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Berlin-via-LA experimental artist Eddington Again returns with their vulnerable new single Blindsided, an expansive and soulful cut interwoven with the elements of underground dance music that are becoming trademark within their sound. This anticipated project marks a new era for the artist who is now working with label Friends of the New®, Majestic Casual’s latest venture. Creating left-field soul with pop sensibilities, Inglewood, CA born Eddington Again explores human experience and spirituality through their sonic tapestries, inspired by the likes of Santigold, SZA, Sampha and Bloc Party. Having played alongside the likes of Dâm-Funk, Flume and Charli XCX, they are steadily establishing themselves as an innovator of alternative music. To learn more about the artist and the thinking behind their new single, Something Curated spoke with Eddington Again.

‘Blindsided’ by Eddington Again

Something Curated: Can you give us some insight into your background; how did you enter the field of music?

Eddington Again: Music is the only outlet that ever really felt appropriate for me. After working as an actor and wardrobe stylist, I started recording professionally in 2010 with friends in LA – collaborating with different producers and vocalists starting with PRJCTS, a group consisting of myself and a friend, where he produced while I sung. Then Oddience, a four person group made up of myself, my sister, my friend Kevin and a visual artist named Pablo Balderas. Then eventually I started my solo project Eddington Again in 2015.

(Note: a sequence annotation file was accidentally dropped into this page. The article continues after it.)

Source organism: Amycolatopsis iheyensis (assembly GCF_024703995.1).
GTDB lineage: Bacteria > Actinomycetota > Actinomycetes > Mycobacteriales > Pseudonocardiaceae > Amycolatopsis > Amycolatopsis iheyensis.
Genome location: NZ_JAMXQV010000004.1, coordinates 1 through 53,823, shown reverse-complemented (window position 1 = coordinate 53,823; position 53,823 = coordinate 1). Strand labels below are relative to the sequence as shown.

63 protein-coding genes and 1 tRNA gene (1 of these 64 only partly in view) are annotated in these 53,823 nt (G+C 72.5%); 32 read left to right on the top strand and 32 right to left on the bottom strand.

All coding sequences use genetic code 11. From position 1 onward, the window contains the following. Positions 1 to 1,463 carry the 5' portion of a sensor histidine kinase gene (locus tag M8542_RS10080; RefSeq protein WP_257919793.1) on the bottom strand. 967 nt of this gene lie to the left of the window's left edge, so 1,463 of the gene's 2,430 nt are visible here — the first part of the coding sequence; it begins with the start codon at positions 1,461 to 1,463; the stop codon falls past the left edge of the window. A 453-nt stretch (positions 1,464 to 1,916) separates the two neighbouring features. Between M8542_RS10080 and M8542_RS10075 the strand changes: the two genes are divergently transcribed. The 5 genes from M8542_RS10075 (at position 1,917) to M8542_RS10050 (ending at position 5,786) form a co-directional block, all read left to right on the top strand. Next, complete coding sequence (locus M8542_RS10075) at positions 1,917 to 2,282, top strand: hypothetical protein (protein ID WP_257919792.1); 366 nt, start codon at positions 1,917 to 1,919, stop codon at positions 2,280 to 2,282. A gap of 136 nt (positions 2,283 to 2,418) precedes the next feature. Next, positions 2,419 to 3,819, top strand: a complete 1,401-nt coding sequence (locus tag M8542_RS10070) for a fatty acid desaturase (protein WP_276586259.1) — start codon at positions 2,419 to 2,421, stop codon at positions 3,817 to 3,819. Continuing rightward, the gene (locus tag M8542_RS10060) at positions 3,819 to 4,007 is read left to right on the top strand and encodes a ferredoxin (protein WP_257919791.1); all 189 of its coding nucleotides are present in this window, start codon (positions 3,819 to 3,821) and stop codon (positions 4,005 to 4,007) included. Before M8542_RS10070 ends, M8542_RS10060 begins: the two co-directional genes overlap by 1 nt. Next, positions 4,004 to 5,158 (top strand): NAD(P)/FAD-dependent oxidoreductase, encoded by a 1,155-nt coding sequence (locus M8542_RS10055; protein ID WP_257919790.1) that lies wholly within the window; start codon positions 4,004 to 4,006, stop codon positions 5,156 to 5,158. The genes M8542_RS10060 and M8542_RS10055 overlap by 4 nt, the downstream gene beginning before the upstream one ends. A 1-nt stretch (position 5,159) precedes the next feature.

Photo: Bernardo Busch

SC: How would you describe your sound?

EA: Experimental because of the process and approach – it’s soul music with heavy pop sensibilities.

SC: Tell us about Blindsided — what does this project mean to you? 

EA: For Blindsided I was initially trying to express what it felt like being caught off guard and what it would look and feel like navigating the circumstances in the most ideal direction for myself and the relationships I was involved in at the time.

Photo: Bernardo Busch

SC: How has the pandemic affected your way of working?

EA: It’s complex because I’ve had a lot of time alone up until about March 2021, then I started traveling with friends and collaborating more. After that, I moved to Berlin and became introduced to a new world that felt strangely familiar. I’m still processing it all in action.

SC: And what do you want to learn more about?

EA: I’d like to work more on my hand eye coordination as well as patience with producing and composing using instruments. 

Feature image by Bernardo Busch

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